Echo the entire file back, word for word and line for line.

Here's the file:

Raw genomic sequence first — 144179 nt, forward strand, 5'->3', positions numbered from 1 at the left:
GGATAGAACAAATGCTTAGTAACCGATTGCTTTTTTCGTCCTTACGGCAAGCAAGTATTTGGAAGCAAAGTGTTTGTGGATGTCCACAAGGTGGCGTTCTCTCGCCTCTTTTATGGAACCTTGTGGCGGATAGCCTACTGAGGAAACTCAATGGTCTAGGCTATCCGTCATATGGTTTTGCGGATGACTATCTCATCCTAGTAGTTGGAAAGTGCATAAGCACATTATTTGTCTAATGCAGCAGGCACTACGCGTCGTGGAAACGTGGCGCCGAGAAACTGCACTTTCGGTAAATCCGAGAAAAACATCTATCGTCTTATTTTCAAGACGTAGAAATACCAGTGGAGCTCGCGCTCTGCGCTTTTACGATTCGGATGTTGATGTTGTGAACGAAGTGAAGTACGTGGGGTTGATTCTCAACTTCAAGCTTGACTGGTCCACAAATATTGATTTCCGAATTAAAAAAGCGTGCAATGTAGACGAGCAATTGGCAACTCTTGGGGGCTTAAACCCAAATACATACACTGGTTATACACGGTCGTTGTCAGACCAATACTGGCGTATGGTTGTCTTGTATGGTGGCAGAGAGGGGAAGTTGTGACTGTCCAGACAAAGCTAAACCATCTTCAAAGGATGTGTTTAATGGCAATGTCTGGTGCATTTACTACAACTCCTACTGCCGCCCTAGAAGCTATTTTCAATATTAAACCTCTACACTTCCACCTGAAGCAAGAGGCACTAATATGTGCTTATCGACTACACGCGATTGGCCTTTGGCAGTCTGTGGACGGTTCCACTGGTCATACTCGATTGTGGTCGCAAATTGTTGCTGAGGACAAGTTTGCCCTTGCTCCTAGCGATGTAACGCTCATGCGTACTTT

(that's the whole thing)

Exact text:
Raw genomic sequence first — 144179 nt, forward strand, 5'->3', positions numbered from 1 at the left:
GGATAGAACAAATGCTTAGTAACCGATTGCTTTTTTCGTCCTTACGGCAAGCAAGTATTTGGAAGCAAAGTGTTTGTGGATGTCCACAAGGTGGCGTTCTCTCGCCTCTTTTATGGAACCTTGTGGCGGATAGCCTACTGAGGAAACTCAATGGTCTAGGCTATCCGTCATATGGTTTTGCGGATGACTATCTCATCCTAGTAGTTGGAAAGTGCATAAGCACATTATTTGTCTAATGCAGCAGGCACTACGCGTCGTGGAAACGTGGCGCCGAGAAACTGCACTTTCGGTAAATCCGAGAAAAACATCTATCGTCTTATTTTCAAGACGTAGAAATACCAGTGGAGCTCGCGCTCTGCGCTTTTACGATTCGGATGTTGATGTTGTGAACGAAGTGAAGTACGTGGGGTTGATTCTCAACTTCAAGCTTGACTGGTCCACAAATATTGATTTCCGAATTAAAAAAGCGTGCAATGTAGACGAGCAATTGGCAACTCTTGGGGGCTTAAACCCAAATACATACACTGGTTATACACGGTCGTTGTCAGACCAATACTGGCGTATGGTTGTCTTGTATGGTGGCAGAGAGGGGAAGTTGTGACTGTCCAGACAAAGCTAAACCATCTTCAAAGGATGTGTTTAATGGCAATGTCTGGTGCATTTACTACAACTCCTACTGCCGCCCTAGAAGCTATTTTCAATATTAAACCTCTACACTTCCACCTGAAGCAAGAGGCACTAATATGTGCTTATCGACTACACGCGATTGGCCTTTGGCAGTCTGTGGACGGTTCCACTGGTCATACTCGATTGTGGTCGCAAATTGTTGCTGAGGACAAGTTTGCCCTTGCTCCTAGCGATGTAACGCTCATGCGTACTTT